#TvsZ 6.0 Starts Friday 11/14 Noon EDT – Sunday 11/16 6pm EDT
This weekend a group of faculty and friends I met on Twitter will be hosting a new edition of Pete Rorabaugh’s epic Twitter literacy game, #TvsZ (new website coming soon). Our version, 6.0, is a significant hack of the original game. We’ve changed the underlying narrative premise, and therefore rewritten the game actions to work within the new paradigm. We are in the process of updating and building the new game components. (Sign up and join in!)
I am incredibly excited about participating as a host in this game that I have enjoyed as a player. Here’s @Bali_Maha’s great, simple explanation of how the game will work and why it’s useful for students. Here are some slides that explain the basic structure of game play, brilliantly updated by @JRDingwall.
Playing the game last summer led me seamlessly into hosting the game this fall. The sense of community and solidarity and mutual support I feel with my fellow player/hosts is a really new phenomenon for me. A new kind of belonging, a networked belonging. The very fact that collectively we cannot actually remember how we all came together to work on this (via Google hangouts, blog posts, shared documents and lots of email, because we are spread across many time zones) attests to the community-building effects of #TvsZ as Pete has designed it. Coming together through the game, our group has been working to reimagine the game. We decided to build a new underlying structure with the goal of bringing our students together to play with each other and potentially find their own new way of belonging.
Why did we decide to reimagine the game premise? We had many long intellectual discussions about this, and we had some good reasons: wanting to avoid a violent premise, wanting to find a broader narrative with more global appeal, etc. But as I think of it now, I believe we wanted to redesign the game because reimagining the game is part of PLAYING the game. The feature we all agreed instantly that we want to keep–and foreground–is the crowd-sourced creation of new rules during game play. The emergent nature of the game invites players to become more than “users”; players become “builders”. And that leads naturally into wanting to build more deeply, to wanting to host an instance of the game, and to reimagine it each time to embody the network that plays it.
What’s new in #TvsZ 6.0?
So what’s the new structure? Zombies, the basis of the original narrative, are a narrative menace with a cultural context. They do not resonate the same way in different parts of the world, and we wanted to make the game as internationally appealing as possible. In the past, #TvsZ began with a Twitter account “PatientZero” who would #bite other players and turn them into Zombies. This metaphor brilliantly concretizes the “virality” that the game seeks to achieve: “going viral” is one of the highest forms of internet success. But it turns out that, as we prepare to play #TvsZ 6.0, a terrible epidemic is taking the lives of many people in West Africa, particularly in Liberia. In light of this, it seems disrespectful to turn a viral epidemic into a game at this historical moment.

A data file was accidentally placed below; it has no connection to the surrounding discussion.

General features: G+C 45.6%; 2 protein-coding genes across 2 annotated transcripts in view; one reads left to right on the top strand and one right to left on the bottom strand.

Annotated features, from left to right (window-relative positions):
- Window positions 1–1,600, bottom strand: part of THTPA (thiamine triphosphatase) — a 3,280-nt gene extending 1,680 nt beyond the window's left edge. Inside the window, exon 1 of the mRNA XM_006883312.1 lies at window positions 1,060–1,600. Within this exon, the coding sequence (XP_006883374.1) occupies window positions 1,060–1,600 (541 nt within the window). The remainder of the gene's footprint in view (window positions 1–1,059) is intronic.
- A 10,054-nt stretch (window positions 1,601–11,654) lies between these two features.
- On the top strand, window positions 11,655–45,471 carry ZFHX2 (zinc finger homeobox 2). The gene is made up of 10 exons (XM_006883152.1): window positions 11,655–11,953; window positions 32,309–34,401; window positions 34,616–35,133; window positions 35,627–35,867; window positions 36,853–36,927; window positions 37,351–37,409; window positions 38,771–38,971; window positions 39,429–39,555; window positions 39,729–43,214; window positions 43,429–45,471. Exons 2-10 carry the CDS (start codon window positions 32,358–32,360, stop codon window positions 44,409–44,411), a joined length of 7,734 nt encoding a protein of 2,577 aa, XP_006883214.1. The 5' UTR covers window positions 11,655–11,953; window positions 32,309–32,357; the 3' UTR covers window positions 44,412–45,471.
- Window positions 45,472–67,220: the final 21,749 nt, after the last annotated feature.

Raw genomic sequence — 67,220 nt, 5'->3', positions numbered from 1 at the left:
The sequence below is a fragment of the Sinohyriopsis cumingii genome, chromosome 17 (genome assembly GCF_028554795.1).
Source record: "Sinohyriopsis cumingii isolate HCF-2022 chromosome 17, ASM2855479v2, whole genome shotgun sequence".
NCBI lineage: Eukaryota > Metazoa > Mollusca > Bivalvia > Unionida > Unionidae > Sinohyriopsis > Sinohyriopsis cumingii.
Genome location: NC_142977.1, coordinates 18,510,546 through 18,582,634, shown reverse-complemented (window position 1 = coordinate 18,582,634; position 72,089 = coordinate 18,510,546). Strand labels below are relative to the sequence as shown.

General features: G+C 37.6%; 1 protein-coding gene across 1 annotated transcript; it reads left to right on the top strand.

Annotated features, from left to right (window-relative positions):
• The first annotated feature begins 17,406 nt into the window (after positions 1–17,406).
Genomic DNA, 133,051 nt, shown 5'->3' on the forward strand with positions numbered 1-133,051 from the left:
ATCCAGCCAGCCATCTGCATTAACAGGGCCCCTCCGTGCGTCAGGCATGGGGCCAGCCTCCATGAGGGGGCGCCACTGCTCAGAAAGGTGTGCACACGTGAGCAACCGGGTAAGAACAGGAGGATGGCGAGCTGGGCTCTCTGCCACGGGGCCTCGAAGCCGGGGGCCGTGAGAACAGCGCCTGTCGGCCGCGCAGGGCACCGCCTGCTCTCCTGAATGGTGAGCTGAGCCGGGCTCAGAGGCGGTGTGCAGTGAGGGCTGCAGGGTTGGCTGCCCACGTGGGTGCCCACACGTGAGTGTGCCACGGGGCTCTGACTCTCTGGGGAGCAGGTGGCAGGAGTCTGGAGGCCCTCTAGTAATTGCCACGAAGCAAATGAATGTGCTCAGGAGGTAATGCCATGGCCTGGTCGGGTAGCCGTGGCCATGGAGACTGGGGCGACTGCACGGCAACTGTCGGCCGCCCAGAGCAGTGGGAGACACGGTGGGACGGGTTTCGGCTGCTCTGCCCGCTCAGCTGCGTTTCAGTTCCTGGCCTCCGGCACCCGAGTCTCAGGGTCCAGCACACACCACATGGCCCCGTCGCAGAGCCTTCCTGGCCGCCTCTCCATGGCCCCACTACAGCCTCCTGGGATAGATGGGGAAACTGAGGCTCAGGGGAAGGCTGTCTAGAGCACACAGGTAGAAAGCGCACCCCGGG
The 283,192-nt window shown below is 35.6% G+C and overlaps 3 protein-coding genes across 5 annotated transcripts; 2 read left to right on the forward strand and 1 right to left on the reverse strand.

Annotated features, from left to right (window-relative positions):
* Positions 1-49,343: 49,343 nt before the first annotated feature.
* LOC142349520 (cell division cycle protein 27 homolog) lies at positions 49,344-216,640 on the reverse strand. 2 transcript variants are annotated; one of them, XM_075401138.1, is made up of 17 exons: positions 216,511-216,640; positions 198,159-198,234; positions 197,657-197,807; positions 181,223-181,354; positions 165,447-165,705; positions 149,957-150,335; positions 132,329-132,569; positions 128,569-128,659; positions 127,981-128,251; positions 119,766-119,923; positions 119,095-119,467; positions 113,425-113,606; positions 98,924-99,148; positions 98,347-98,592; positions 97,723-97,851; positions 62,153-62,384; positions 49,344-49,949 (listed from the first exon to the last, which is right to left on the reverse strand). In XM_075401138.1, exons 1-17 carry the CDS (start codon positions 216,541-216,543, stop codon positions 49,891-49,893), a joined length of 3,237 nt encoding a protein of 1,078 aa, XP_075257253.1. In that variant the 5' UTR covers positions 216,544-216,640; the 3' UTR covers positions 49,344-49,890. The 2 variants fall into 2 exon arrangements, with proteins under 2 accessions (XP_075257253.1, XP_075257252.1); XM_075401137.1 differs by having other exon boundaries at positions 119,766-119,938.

In contrast, #TvsZ 6.0 will begin with “Scouts” who will #recruit new members to their teams to work together to survive an unspecified global disaster. The (initial) teams will be Technology and Zen, a binary that I hope the players will hack as they play. Teams might undertake missions, or collectively write their own histories and legends, or create their own team manifestos.
Will this new version “work”? Will it still be as fun? Zombies–with all their cultural baggage–are such a popular trope right now that a game version had built in appeal for many (but not for all!). Will a game based on team-building and collective action be as fun? I don’t know. I HOPE so. Only our students–and you, if you choose to play–will be able to answer that question.
So here’s to a weekend of Twitter Fun. I hope you’ll join us. Let me know if you plan to play–and what you think of it when you do! Above all, this game is an opportunity for players to meet new folks online who share common interests in net literacy, connected learning, mindful social media use, critical pedagogy, and/or in living playfully.